Accepted Paper:

The transformation of the classical dance in the multi-cultural society: the Indian dance in Malaysia  


Mayuri Koga (Rissho University)

Paper short abstract:

The Indian "classical" dance is deeply related with Hinduism. But in the Islam dominant and multi-cultural society, the Indian dance becomes more secular and emphasizes aesthetic phase rather than religious mind and transforms its style according to the situation.

Paper long abstract:

The Indian temple and courtesan dance was revived as the "classical" dance, Bhratanatyam after 1930's. Bharatanatyam is deeply related with Hinduisim and the main theme of pieces is love to the god. Bharatanatyam became so popular that it was to be considered as one of the representative of Indian culture. As the Indian diaspora increase, Bhratanatyam also immigrated into other countries. In the case of Malaysia, the Indian dance was introduced through the film and oriental dancers in 1950's. Because of the multi-ethnic country, multi-cultural dance was more appreciated rather than pure Indian dance. The two couple dances joined and Temple Fine Arts was founded in 1981 under one saint. The dancers who made the Indian dance more popular were two Muslim dancers. However, most of Indian dance companies were not supported by Malaysian government. Since the late 1990's, Malaysian government started the "Malaysia Truly Asia" campaign to promote the tourism. Performance of Malay, Chinese and Indian dance became the symbol of "unity of diversity". But in the dance performed on the stage related to tourism, tradition and religious expression are taken off and dance is more casual. In 2005, National Academy of the Arts and Culture and Heritage included Bharatanatyam into the subject of Dance Department. Majority of the students are Malay, so teachers have to abstain from enforcing religious phase. Thus the Indian dance tends to be secular spectacle as a part of "one Malaysia" to survive in the multi-cultural country.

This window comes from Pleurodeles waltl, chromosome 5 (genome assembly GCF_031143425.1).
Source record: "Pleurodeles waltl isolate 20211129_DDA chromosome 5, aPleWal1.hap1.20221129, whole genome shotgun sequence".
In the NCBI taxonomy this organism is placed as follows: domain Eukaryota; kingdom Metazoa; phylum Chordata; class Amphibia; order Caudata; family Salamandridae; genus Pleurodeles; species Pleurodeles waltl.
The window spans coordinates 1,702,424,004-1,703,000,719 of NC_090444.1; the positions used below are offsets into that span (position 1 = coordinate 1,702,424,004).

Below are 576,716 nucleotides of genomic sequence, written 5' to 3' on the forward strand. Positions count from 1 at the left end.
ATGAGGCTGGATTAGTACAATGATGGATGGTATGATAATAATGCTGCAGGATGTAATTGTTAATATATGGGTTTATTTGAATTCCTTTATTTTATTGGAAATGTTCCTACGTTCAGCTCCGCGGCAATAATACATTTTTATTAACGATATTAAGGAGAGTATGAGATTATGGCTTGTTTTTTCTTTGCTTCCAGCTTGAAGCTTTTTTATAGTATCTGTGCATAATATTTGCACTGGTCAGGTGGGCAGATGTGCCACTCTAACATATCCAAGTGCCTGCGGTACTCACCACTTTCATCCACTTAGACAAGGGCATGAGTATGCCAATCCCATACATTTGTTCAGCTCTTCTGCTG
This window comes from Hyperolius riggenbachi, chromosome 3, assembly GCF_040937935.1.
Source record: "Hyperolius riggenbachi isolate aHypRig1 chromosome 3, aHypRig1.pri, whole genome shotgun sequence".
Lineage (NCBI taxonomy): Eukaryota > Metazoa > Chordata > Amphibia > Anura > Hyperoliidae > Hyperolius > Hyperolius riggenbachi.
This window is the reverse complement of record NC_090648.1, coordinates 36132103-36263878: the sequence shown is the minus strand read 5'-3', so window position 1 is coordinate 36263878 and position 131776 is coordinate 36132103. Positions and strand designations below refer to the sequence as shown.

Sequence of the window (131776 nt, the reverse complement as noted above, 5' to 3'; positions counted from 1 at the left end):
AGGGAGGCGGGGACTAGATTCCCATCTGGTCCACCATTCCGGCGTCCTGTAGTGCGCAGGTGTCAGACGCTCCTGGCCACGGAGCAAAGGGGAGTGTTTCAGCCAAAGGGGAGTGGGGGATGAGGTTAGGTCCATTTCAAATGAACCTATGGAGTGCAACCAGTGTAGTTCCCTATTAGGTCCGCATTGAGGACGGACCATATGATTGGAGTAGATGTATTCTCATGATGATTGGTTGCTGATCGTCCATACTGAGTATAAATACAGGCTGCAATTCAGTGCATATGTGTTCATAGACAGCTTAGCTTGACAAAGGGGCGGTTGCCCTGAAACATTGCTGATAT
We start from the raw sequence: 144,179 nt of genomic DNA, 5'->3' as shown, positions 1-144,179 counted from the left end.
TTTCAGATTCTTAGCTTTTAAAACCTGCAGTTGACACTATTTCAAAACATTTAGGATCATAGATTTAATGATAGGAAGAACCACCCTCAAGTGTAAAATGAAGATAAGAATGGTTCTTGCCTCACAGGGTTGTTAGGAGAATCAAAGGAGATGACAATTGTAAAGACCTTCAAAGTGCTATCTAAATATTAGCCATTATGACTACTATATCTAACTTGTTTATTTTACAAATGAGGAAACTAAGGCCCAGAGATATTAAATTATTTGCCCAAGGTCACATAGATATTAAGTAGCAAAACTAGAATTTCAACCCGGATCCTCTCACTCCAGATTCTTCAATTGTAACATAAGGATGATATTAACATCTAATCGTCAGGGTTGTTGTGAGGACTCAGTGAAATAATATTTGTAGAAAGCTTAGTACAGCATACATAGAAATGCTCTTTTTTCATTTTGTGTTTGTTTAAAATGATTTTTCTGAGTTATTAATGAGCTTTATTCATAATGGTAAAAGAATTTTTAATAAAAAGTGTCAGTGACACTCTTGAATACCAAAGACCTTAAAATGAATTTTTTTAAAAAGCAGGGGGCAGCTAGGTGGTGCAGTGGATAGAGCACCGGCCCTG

Panel P005
The transformation of South Asian performing arts in the age of globalization: an anthropological analysis